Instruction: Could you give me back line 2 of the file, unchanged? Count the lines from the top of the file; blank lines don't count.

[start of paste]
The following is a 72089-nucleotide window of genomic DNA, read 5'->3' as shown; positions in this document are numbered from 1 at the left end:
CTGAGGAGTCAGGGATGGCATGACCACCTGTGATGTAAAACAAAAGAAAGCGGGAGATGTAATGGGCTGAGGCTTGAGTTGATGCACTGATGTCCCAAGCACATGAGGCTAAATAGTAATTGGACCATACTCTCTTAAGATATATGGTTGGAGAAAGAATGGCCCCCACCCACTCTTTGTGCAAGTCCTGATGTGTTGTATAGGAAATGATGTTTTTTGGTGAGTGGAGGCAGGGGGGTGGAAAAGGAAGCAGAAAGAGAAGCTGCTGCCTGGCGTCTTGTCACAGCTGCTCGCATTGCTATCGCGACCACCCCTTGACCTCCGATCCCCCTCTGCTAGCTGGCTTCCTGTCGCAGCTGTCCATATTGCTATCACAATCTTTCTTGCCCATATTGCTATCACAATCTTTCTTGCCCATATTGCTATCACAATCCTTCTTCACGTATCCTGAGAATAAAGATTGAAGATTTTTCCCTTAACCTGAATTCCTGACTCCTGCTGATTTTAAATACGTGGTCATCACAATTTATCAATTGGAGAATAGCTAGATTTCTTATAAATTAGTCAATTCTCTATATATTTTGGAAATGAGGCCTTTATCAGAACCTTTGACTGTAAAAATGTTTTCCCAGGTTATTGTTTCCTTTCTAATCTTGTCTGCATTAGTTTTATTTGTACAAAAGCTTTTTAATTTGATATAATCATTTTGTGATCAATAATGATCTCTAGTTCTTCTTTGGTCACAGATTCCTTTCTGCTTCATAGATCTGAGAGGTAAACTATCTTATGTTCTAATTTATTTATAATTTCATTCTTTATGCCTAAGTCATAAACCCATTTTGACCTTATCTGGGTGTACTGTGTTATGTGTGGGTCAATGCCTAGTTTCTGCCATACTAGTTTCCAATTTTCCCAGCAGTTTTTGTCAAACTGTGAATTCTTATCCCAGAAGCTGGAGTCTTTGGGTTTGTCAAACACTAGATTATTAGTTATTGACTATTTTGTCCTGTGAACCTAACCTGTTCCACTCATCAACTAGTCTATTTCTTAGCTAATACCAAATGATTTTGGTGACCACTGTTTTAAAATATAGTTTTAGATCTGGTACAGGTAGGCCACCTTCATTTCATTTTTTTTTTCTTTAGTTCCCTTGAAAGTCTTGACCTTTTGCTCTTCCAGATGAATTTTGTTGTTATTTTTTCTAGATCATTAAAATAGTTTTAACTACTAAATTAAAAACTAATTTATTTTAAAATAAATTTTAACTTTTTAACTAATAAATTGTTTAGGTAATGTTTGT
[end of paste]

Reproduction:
CTGAGGAGTCAGGGATGGCATGACCACCTGTGATGTAAAACAAAAGAAAGCGGGAGATGTAATGGGCTGAGGCTTGAGTTGATGCACTGATGTCCCAAGCACATGAGGCTAAATAGTAATTGGACCATACTCTCTTAAGATATATGGTTGGAGAAAGAATGGCCCCCACCCACTCTTTGTGCAAGTCCTGATGTGTTGTATAGGAAATGATGTTTTTTGGTGAGTGGAGGCAGGGGGGTGGAAAAGGAAGCAGAAAGAGAAGCTGCTGCCTGGCGTCTTGTCACAGCTGCTCGCATTGCTATCGCGACCACCCCTTGACCTCCGATCCCCCTCTGCTAGCTGGCTTCCTGTCGCAGCTGTCCATATTGCTATCACAATCTTTCTTGCCCATATTGCTATCACAATCTTTCTTGCCCATATTGCTATCACAATCCTTCTTCACGTATCCTGAGAATAAAGATTGAAGATTTTTCCCTTAACCTGAATTCCTGACTCCTGCTGATTTTAAATACGTGGTCATCACAATTTATCAATTGGAGAATAGCTAGATTTCTTATAAATTAGTCAATTCTCTATATATTTTGGAAATGAGGCCTTTATCAGAACCTTTGACTGTAAAAATGTTTTCCCAGGTTATTGTTTCCTTTCTAATCTTGTCTGCATTAGTTTTATTTGTACAAAAGCTTTTTAATTTGATATAATCATTTTGTGATCAATAATGATCTCTAGTTCTTCTTTGGTCACAGATTCCTTTCTGCTTCATAGATCTGAGAGGTAAACTATCTTATGTTCTAATTTATTTATAATTTCATTCTTTATGCCTAAGTCATAAACCCATTTTGACCTTATCTGGGTGTACTGTGTTATGTGTGGGTCAATGCCTAGTTTCTGCCATACTAGTTTCCAATTTTCCCAGCAGTTTTTGTCAAACTGTGAATTCTTATCCCAGAAGCTGGAGTCTTTGGGTTTGTCAAACACTAGATTATTAGTTATTGACTATTTTGTCCTGTGAACCTAACCTGTTCCACTCATCAACTAGTCTATTTCTTAGCTAATACCAAATGATTTTGGTGACCACTGTTTTAAAATATAGTTTTAGATCTGGTACAGGTAGGCCACCTTCATTTCATTTTTTTTTTCTTTAGTTCCCTTGAAAGTCTTGACCTTTTGCTCTTCCAGATGAATTTTGTTGTTATTTTTTCTAGATCATTAAAATAGTTTTAACTACTAAATTAAAAACTAATTTATTTTAAAATAAATTTTAACTTTTTAACTAATAAATTGTTTAGGTAATGTTTGT